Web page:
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Beclometasone dipropionate
Systematic (IUPAC) name
(8S,9R,10S,11S,13 S,14S,16S,17R)-9-chloro-11-hydroxy-10,13,16-trimethyl-3-oxo-17-[2-(propionyloxy)acetyl]-6,7,8,9,10,11,12,13,14,15,16,17-dodecahydro-3 H-cyclopenta[a]phenanthren-17-yl propionate
CAS number 5534-09-8
ATC code A07EA07 D07AC15, R01AD01, R03BA01
PubChem 21700
DrugBank APRD00564
ChemSpider 20396
Chemical data
Formula C 28H37ClO7  
Mol. mass 521.042 g/mol
SMILES eMolecules & PubChem
Pharmacokinetic data
Bioavailability Converted to beclometasone-17-monopropionate (17-BMP) during absorption
Protein binding 87% of 17-BMP to albumin and transcortin
Metabolism By esterase enzymes found in most tissues
Half life 2.8 hours
Excretion  ?
Therapeutic considerations
Pregnancy cat. B3(AU)
Legal status Pharmacy Only (S2) (AU) POM (UK)
Routes Oral & nasal inhalation, topical
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Beclometasone dipropionate (INN modified) or beclomethasone dipropionate (USAN, former BAN), also referred to as beclometasone (INN), is a potent glucocorticoid steroid. In the form of an inhaler (e.g. Becotide, Qvar), a wide number of brands of which are available, it is used for the prophylaxis of asthma. As a nasal spray (e.g. Beconase, Vancenase), it is used for the treatment of rhinitis (e.g. hayfever) and sinusitis. In some instances it is used by oral pathologists in the treatment of unusually severe canker sores.

As a cream or ointment (trade name Propaderm) it is used to treat severe inflammatory skin disorders (e.g. eczema) unresponsive to less potent steroids, but is generally avoided in the treatment of psoriasis due to the risk of rebound on withdrawal.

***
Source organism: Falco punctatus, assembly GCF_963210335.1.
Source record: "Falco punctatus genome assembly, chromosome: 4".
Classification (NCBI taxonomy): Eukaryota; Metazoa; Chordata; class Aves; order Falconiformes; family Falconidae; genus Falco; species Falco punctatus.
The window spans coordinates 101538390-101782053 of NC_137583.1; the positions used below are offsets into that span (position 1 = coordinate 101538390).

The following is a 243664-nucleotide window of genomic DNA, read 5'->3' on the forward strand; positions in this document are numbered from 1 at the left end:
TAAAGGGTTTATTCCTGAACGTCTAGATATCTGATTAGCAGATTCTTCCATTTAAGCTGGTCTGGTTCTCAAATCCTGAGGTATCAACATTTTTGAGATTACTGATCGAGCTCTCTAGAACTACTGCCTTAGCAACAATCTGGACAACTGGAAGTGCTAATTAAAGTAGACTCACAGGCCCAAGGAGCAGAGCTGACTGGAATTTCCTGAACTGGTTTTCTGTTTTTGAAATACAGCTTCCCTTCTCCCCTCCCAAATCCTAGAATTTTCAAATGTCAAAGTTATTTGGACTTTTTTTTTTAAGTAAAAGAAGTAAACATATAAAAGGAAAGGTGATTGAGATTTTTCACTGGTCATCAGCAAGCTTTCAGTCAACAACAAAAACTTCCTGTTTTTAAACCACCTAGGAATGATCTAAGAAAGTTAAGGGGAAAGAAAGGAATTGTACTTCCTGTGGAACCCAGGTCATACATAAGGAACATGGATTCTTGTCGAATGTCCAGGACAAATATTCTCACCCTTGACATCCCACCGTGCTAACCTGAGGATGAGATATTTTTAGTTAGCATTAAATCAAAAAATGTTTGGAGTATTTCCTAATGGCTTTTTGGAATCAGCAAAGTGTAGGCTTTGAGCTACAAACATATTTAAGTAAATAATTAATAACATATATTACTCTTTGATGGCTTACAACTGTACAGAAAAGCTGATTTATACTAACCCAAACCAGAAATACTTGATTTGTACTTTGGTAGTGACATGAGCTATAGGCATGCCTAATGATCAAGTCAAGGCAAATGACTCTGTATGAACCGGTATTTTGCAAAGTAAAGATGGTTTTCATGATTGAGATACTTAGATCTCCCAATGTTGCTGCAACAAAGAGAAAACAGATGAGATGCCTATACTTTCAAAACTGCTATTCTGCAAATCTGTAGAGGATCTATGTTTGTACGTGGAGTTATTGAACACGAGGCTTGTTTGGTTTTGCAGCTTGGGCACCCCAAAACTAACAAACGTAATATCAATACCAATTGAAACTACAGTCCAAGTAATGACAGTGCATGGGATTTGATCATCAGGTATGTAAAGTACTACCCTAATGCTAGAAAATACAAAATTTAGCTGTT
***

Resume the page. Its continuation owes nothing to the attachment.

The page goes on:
It is also licenced to treat ulcerative colitis in conjunction with doses of 5-aminosalicylates in the United Kingdom in the form of a gastro resistant, periodic release tablet marketed under the brand name Clipper.


It is a white to creamy-white, odorless powder which is very slightly soluble in water, very soluble in chloroform, and freely soluble in acetone and in ethanol.

Side effects

Occasionally it may cause a cough upon inhalation. Deposition on the tongue and throat may promote oral candidiasis which appears as a white coating, possibly with irritation.[1][2][3] This may usually be prevented by rinsing the mouth with water after using the inhaler. Other side effects may rarely include: a smell not dissimilar to burning plastic, unpleasant taste, hoarseness or nasal congestion, pain or headache and visual changes. Allergic reactions rarely may occur.

Nasal corticosteroids may be associated with central serous retinopathy.[4]


  1. ^ Willey R, Milne L, Crompton G, Grant I (1976). "Beclomethasone dipropionate aerosol and oropharyngeal candidiasis". Br J Dis Chest 70 (1): 32–8. doi:10.1016/0007-0971(76)90004-8. PMID 1259918.  
  2. ^ Salzman G, Pyszczynski D (1988). "Oropharyngeal candidiasis in patients treated with beclomethasone dipropionate delivered by metered-dose inhaler alone and with Aerochamber". J Allergy Clin Immunol 81 (2): 424–8. doi:10.1016/0091-6749(88)90911-6. PMID 3339197.  
  3. ^ Fukushima C, Matsuse H, Tomari S, Obase Y, Miyazaki Y, Shimoda T, Kohno S (2003). "Oral candidiasis associated with inhaled corticosteroid use: comparison of fluticasone and beclomethasone". Ann Allergy Asthma Immunol 90 (6): 646–51. PMID 12839324.  
  4. ^ Haimovici R, Gragoudas ES, Duker JS, Sjaarda RN, Eliott D (October 1997). "Central serous chorioretinopathy associated with inhaled or intranasal corticosteroids". Ophthalmology 104 (10): 1653–60. PMID 9331207.  


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